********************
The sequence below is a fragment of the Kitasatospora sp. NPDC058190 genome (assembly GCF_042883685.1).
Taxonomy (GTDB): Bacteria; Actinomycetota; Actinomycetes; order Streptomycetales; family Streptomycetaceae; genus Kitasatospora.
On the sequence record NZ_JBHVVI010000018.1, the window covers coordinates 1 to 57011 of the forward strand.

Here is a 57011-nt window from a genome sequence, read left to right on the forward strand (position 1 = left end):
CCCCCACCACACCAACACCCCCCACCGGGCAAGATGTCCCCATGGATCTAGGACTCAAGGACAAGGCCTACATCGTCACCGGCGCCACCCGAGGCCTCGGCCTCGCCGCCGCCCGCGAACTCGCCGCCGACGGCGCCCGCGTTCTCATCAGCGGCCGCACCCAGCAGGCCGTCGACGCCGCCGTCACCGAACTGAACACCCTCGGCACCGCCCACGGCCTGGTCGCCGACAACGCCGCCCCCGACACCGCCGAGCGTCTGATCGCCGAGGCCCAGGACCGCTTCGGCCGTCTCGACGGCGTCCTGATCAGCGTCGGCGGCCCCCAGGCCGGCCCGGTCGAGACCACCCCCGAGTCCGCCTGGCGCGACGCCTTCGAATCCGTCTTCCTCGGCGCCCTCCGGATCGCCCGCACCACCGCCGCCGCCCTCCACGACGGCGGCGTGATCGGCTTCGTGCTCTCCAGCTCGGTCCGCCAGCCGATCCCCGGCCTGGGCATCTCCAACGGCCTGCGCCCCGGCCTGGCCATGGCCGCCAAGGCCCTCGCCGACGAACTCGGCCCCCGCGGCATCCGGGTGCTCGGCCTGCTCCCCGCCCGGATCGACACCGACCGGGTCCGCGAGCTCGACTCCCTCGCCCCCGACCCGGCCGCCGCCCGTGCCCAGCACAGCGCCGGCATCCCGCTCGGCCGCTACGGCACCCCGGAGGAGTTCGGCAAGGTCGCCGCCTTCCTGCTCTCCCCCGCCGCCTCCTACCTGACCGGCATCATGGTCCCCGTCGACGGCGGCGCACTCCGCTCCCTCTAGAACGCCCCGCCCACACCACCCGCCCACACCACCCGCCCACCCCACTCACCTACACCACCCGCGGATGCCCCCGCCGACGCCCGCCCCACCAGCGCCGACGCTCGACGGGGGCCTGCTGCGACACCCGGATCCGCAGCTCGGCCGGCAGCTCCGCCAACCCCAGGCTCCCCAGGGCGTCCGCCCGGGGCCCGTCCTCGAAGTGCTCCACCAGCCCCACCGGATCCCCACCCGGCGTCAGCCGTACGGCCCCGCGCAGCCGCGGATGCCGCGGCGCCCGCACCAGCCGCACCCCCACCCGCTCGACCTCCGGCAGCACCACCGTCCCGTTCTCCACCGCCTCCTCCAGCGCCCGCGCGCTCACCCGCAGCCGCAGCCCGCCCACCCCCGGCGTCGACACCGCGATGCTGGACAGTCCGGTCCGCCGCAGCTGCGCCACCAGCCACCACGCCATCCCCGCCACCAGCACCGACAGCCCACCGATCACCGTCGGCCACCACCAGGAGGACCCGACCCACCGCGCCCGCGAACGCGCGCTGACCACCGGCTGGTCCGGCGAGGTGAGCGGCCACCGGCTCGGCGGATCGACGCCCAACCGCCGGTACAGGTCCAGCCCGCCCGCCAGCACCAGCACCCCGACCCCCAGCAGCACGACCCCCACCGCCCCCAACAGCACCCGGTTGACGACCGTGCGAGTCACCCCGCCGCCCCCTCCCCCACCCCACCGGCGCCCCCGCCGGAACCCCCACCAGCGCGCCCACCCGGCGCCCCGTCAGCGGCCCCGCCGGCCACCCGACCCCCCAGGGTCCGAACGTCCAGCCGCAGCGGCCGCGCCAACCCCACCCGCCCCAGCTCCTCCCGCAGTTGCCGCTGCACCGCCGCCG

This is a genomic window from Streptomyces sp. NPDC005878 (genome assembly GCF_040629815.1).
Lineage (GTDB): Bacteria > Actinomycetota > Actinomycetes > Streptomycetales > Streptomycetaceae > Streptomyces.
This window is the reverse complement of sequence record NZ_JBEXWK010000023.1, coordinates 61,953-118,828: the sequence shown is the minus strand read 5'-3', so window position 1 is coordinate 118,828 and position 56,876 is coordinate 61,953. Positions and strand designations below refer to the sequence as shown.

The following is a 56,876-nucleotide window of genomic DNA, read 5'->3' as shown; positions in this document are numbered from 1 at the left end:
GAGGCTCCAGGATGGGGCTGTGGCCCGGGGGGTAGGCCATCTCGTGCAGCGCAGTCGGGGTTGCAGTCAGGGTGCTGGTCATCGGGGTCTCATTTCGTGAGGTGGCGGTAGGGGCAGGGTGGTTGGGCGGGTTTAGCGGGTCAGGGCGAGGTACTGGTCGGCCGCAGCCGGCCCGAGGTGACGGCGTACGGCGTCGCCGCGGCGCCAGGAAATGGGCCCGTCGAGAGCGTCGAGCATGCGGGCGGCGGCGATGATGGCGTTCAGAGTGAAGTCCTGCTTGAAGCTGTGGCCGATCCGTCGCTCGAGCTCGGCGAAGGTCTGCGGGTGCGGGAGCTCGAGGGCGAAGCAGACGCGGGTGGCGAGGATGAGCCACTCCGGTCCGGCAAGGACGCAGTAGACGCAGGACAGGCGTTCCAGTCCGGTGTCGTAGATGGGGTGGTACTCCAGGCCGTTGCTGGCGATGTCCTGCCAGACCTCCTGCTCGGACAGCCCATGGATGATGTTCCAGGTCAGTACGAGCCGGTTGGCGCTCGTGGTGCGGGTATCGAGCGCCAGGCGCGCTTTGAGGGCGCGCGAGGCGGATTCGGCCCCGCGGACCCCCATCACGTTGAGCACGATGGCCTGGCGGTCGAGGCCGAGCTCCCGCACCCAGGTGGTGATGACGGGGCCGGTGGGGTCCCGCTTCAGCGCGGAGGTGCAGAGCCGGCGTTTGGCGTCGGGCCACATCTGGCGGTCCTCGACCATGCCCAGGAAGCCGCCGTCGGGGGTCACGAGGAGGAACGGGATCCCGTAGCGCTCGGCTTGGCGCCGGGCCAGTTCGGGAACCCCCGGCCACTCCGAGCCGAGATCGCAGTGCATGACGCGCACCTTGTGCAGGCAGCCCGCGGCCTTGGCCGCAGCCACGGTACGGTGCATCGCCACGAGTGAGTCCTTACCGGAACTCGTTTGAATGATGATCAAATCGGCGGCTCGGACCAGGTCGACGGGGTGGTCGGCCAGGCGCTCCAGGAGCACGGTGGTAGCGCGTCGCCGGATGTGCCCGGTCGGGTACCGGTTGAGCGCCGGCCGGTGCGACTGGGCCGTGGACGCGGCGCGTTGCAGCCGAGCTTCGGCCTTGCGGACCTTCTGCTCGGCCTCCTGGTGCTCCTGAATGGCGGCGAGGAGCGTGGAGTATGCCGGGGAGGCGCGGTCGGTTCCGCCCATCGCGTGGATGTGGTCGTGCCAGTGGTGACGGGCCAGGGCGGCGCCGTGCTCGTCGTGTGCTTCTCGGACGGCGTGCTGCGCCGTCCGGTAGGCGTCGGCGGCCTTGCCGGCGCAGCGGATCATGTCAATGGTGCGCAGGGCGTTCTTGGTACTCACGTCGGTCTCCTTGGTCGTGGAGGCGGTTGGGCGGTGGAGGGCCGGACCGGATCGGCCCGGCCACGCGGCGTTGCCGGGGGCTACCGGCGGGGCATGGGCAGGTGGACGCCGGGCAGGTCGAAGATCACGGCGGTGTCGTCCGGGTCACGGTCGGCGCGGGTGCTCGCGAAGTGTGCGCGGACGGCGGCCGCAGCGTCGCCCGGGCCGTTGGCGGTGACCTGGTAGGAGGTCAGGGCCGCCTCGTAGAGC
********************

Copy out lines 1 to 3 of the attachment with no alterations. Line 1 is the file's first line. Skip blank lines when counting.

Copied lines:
The sequence below is a fragment of the Kitasatospora sp. NPDC058190 genome (assembly GCF_042883685.1).
Taxonomy (GTDB): Bacteria; Actinomycetota; Actinomycetes; order Streptomycetales; family Streptomycetaceae; genus Kitasatospora.
On the sequence record NZ_JBHVVI010000018.1, the window covers coordinates 1 to 57011 of the forward strand.